Whether it’s jam before cream on your scone, or which wild-haired politician would make the cut as America’s next president, us Brits love a good debate. And so we should, as the anecdotal evidence that good debater skills turn out successful professionals and leaders is overwhelming.
As educated professionals, (with a few too many years’ of experience under our belts!), our ability to play out a factual argument against our opponent may come as second nature. However, for our undergraduates, the skills and confidence not only to present a strong case, but also to accurately identify hard fact from ‘white, are skills we must help nurture.
According to British businesses, postgraduate employability skills are lacking. CareerBuilder, the online job search site, surveying UK graduates, found that 40% were most lacking in problem-solving skills, creative thinking (39%) and interpersonal skills (49%). Critical thinking is also a desired competency for graduates and many businesses have highlighted concern about students’ inability to think critically. Whilst placement years and internships go some way to resolving this issue, teaching core debating skills in university is fundamental. By transforming our students into debaters whilst in education, we are equipping them with the vital skills to make informed judgments about crucial issues and deal with complex ideas and competing advocacy in their learning.
We are living in an age of information like never before. In a world where senior political figures are personally turning to Twitter to promote propaganda and political biases, it is now vital that young people in our universities are taught to apply critical thinking and interpret this barrage of ‘white noise’. This is particularly the case with Twitter, where your point of view is shared with potentially millions of people round the globe in a matter of seconds. Type in ‘debate on Twitter’ and Google throws up a stunning 29,100,000 results!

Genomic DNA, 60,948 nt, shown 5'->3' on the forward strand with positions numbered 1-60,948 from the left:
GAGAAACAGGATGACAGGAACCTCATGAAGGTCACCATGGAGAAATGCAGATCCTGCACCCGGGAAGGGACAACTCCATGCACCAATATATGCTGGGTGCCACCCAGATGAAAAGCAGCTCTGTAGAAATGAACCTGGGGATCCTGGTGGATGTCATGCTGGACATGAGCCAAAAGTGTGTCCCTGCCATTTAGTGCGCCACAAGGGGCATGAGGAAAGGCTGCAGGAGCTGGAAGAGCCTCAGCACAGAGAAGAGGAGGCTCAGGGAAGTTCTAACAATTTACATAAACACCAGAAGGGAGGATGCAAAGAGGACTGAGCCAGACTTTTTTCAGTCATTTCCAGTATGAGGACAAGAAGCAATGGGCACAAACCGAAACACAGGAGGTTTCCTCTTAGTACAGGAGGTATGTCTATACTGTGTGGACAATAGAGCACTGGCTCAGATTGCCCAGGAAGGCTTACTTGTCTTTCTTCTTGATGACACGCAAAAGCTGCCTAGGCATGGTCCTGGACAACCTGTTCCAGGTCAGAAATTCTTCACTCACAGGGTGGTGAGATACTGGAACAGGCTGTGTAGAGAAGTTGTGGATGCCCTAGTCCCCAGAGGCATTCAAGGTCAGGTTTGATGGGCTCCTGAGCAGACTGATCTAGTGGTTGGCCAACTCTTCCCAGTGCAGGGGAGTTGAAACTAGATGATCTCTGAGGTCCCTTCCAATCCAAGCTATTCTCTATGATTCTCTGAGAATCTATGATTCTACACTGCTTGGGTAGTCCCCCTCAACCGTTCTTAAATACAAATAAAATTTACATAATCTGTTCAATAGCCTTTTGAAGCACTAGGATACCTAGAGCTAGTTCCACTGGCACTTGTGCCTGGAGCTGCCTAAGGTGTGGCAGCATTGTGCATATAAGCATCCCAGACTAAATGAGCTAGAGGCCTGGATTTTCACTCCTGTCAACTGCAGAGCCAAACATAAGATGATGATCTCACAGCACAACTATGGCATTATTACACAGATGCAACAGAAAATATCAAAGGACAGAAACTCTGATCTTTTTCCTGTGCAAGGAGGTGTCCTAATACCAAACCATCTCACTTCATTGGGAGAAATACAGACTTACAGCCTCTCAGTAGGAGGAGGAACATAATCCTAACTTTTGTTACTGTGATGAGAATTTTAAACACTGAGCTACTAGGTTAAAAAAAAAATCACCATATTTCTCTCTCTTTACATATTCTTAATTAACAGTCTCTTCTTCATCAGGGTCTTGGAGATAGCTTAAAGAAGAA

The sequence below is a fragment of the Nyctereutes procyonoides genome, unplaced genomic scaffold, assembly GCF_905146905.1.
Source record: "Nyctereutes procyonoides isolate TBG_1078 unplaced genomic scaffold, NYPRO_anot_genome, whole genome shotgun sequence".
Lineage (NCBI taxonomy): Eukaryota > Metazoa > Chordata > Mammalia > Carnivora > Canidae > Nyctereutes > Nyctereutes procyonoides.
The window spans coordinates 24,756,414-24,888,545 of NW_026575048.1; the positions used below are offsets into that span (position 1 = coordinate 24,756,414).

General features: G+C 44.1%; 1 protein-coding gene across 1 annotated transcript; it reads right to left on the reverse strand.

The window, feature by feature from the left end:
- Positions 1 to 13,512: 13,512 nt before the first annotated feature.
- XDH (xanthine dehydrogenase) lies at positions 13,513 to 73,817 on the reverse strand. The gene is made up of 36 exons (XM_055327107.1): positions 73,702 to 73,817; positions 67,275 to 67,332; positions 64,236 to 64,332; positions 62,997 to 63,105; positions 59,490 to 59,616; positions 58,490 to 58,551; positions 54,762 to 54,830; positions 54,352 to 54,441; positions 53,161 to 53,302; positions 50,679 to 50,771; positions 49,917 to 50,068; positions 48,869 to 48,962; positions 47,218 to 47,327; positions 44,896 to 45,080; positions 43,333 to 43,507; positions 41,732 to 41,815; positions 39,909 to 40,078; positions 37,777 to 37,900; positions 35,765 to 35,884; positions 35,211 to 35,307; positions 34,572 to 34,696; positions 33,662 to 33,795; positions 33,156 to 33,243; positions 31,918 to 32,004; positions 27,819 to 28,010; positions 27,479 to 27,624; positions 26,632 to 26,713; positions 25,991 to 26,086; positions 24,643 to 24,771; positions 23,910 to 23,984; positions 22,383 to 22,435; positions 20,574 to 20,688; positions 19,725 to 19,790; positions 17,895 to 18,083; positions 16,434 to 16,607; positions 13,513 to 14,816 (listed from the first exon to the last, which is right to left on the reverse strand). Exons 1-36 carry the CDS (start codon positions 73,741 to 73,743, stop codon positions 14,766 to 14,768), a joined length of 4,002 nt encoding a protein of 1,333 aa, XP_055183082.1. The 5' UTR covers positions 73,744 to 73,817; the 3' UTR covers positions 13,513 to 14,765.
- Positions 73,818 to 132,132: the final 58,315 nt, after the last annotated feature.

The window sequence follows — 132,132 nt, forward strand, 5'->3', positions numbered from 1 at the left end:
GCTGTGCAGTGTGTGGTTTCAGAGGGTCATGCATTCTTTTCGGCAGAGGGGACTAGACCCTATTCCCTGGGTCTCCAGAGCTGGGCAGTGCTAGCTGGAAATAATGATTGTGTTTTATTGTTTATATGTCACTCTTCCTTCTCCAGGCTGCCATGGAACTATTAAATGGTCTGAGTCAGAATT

Many of the universities we work with have a strong commitment to technological innovation which naturally extends to a passion for the latest learning technologies. Combined with amount of time spent and pleasure gained by students’ use of mobile devices, many universities and colleges are now using Audience Response Systems (ARS) to help facilitate debate sessions. This technology which enable lecturers to pose questions to groups of students to drive two-way feedback and discussion. A great example of this is at the University of Surrey, where lecturers are using ARS to redefine the roles of students in lectures. Their head of e-learning, Vicki Simpson says she saw ARS as “an opportunity to facilitate a shift to student-centred instruction, with lecture theatres becoming spaces for students to think, engage and learn”.
Technologies such as mobile devices and ARS are also great for empowering reluctant participators. Whilst you will naturally have students in your sessions that are less keen to speak up, technology now enables them to share their opinions anonymously as part of a collective. Using a combination of anonymous polls and open debate sessions will ensure all students can participate confidently. A whole study has been conducted into ‘Empowering or compelling reluctant participators using audience response systems’ if you’re keen to read more!
Utilising debate in your classroom or lecture theatre will enable you to integrate critical thinking with other competencies like teamwork and communication, all of which will help produce our next generation of politicians, leaders and entrepreneurs.